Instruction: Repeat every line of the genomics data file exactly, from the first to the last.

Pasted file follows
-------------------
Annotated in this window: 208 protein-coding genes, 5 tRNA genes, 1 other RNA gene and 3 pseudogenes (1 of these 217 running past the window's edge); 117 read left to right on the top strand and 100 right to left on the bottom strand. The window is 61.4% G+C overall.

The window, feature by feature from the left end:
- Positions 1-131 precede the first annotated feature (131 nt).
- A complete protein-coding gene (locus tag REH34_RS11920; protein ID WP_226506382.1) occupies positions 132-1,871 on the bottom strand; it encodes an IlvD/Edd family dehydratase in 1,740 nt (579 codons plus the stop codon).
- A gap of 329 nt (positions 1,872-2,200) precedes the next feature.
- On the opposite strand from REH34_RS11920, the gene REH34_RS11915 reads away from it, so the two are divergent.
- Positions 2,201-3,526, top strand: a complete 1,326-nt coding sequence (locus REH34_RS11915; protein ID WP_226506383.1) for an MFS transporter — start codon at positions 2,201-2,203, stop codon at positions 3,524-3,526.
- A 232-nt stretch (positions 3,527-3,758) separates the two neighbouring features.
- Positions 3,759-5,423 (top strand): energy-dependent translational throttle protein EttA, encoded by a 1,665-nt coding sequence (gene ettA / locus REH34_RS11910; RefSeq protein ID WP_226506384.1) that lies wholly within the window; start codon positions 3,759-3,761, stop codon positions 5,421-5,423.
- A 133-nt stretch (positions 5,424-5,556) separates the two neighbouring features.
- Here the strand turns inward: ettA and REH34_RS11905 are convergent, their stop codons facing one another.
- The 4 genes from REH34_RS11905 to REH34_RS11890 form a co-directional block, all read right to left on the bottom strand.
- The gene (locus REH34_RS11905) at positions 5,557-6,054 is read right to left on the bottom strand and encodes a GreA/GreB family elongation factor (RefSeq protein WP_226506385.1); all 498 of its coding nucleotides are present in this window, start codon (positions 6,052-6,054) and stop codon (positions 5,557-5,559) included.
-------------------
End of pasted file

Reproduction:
Annotated in this window: 208 protein-coding genes, 5 tRNA genes, 1 other RNA gene and 3 pseudogenes (1 of these 217 running past the window's edge); 117 read left to right on the top strand and 100 right to left on the bottom strand. The window is 61.4% G+C overall.

The window, feature by feature from the left end:
- Positions 1-131 precede the first annotated feature (131 nt).
- A complete protein-coding gene (locus tag REH34_RS11920; protein ID WP_226506382.1) occupies positions 132-1,871 on the bottom strand; it encodes an IlvD/Edd family dehydratase in 1,740 nt (579 codons plus the stop codon).
- A gap of 329 nt (positions 1,872-2,200) precedes the next feature.
- On the opposite strand from REH34_RS11920, the gene REH34_RS11915 reads away from it, so the two are divergent.
- Positions 2,201-3,526, top strand: a complete 1,326-nt coding sequence (locus REH34_RS11915; protein ID WP_226506383.1) for an MFS transporter — start codon at positions 2,201-2,203, stop codon at positions 3,524-3,526.
- A 232-nt stretch (positions 3,527-3,758) separates the two neighbouring features.
- Positions 3,759-5,423 (top strand): energy-dependent translational throttle protein EttA, encoded by a 1,665-nt coding sequence (gene ettA / locus REH34_RS11910; RefSeq protein ID WP_226506384.1) that lies wholly within the window; start codon positions 3,759-3,761, stop codon positions 5,421-5,423.
- A 133-nt stretch (positions 5,424-5,556) separates the two neighbouring features.
- Here the strand turns inward: ettA and REH34_RS11905 are convergent, their stop codons facing one another.
- The 4 genes from REH34_RS11905 to REH34_RS11890 form a co-directional block, all read right to left on the bottom strand.
- The gene (locus REH34_RS11905) at positions 5,557-6,054 is read right to left on the bottom strand and encodes a GreA/GreB family elongation factor (RefSeq protein WP_226506385.1); all 498 of its coding nucleotides are present in this window, start codon (positions 6,052-6,054) and stop codon (positions 5,557-5,559) included.